4th Regiment, Texas Cavalry
(4th Mounted Volunteers)
4th Cavalry Regiment was
organized with about 1,000 men during the late summer of 1861. Its
members were from Gonzales, San Antonio, Bonham, Austin, Livingston,
Crockett, and Alto, and Milam and Parker counties. The unit served in
the Army of New Mexico, then was assigned to Green's and Hardeman's
Brigade, Trans-Mississippi Department. It saw action in numerous
conflicts in Louisiana and reported 28 casualties at Cox's Plantation
and 6 at Bayou Bourbeau. The unit was ordered to Hampstead, Texas,
during the spring of 1865 and soon disbanded. The field officers were
Colonels William P. Hardeman and James Reily, Lieutenant Colonels G.
J. Hampton and William R. Scurry, and Majors Charles M. Mesueur and
Henry W. Raguet.
(5th Mounted Volunteers)
Cavalry Regiment was formed at San Antonio, Texas, during the late
summer of 1861 with about 1,000 officers and men. Most of its members
were from Waco, San Antonio, Bonham, Weatherford, and Austin. After
serving with the Army of New Mexico it was assigned to Green's,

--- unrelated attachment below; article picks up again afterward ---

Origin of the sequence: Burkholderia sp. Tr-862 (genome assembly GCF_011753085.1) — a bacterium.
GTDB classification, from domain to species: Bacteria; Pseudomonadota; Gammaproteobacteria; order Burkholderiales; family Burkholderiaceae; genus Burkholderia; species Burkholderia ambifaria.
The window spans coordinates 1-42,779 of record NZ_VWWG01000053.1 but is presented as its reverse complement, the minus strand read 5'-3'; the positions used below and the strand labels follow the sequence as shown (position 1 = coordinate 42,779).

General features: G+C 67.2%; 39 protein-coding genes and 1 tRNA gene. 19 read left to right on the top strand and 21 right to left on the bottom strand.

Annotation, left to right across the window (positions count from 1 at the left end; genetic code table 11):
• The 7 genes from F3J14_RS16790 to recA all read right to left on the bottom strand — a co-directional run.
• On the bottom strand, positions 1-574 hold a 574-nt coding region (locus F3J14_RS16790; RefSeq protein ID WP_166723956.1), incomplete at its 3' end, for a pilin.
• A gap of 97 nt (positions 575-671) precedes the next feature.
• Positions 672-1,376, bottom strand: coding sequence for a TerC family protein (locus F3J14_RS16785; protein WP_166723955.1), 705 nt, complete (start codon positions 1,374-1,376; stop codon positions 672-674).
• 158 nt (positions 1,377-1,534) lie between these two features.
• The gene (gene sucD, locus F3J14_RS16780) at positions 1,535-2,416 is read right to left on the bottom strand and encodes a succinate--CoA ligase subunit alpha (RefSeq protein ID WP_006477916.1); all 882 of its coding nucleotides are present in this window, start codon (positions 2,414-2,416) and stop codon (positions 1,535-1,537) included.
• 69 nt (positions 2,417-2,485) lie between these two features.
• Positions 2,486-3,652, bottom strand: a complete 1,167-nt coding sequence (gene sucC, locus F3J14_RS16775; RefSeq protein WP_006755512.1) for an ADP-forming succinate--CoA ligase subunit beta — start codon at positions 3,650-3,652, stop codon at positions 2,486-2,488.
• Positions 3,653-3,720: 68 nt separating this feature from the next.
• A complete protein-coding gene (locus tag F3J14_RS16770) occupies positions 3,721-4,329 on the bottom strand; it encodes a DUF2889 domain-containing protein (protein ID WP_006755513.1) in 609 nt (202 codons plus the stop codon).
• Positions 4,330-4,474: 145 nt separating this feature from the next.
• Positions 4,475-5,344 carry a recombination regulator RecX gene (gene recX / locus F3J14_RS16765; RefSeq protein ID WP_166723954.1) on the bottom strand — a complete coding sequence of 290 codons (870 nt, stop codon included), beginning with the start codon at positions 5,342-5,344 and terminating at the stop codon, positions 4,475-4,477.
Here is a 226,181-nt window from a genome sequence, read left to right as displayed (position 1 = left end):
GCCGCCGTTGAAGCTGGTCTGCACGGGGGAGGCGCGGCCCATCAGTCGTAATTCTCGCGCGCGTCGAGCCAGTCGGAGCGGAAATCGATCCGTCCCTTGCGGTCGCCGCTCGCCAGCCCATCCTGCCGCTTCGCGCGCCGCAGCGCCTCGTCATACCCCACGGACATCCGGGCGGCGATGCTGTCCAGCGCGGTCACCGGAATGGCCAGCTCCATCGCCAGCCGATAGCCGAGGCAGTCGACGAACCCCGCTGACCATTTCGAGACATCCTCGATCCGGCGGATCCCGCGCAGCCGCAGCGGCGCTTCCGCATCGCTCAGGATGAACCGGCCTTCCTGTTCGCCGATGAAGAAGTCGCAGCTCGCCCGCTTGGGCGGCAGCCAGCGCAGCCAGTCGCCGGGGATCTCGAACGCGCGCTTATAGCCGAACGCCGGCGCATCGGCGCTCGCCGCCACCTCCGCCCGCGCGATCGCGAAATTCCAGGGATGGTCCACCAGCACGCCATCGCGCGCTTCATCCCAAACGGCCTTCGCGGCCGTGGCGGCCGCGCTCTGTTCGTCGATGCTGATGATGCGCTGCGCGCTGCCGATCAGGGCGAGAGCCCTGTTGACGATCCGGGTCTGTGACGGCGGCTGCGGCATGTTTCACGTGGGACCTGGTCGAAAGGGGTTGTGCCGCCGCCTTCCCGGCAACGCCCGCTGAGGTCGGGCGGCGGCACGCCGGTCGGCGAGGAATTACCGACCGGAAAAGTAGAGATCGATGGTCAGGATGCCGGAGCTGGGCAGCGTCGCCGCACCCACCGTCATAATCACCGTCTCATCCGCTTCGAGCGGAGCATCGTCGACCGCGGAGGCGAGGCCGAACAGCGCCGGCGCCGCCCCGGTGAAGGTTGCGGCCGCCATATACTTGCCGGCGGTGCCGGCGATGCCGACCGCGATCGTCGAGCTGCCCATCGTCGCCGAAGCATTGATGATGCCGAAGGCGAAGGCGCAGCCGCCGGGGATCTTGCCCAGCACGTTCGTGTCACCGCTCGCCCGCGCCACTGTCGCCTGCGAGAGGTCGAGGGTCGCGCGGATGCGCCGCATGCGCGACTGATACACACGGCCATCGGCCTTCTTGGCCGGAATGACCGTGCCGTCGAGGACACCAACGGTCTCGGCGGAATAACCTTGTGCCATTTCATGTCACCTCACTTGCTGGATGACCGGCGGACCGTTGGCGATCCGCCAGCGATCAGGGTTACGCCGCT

Hardeman's, and Debray's Brigade in the Trans-Mississippi Department.
The regiment fought in Louisiana and reported 99 casualties at Cox's
Plantation and 7 at Bayou Bourbeau. Later it moved to Huntsville, Texas,
and disbanded before the surrender in June, 1865. The field officers
were Colonels Thomas Green and Henry C. McNeill, Lieutenant Colonel
Denman W. Shannon, and Majors Samuel A. Lockridge and Hugh A. McPhaill.
21st Regiment, Texas
(1st Texas Lancers)
Regiment [also called 1st Texas Lancers] was organized during the spring
of 1862, with about 800 men. They were from Parker, Dallas, Bell, and
Austin counties. It was assigned to Hawes', Cooper's, Steele's, and
Lane's Brigade in the Trans-Mississippi Department. The unit was active
in Marmaduke's Missouri Raid, then skirmished in various conflicts in
Louisiana where a detachment reported 5 killed and 4 wounded at
Calcasieu Pass. Later it saw action in Arkansas. The 21st disbanded
before the surrender in June, 1865. Colonel George W. Carter, Lieutenant
Colonel DeWitt C. Giddings, and Major Benjamin D. Chenoweth were in
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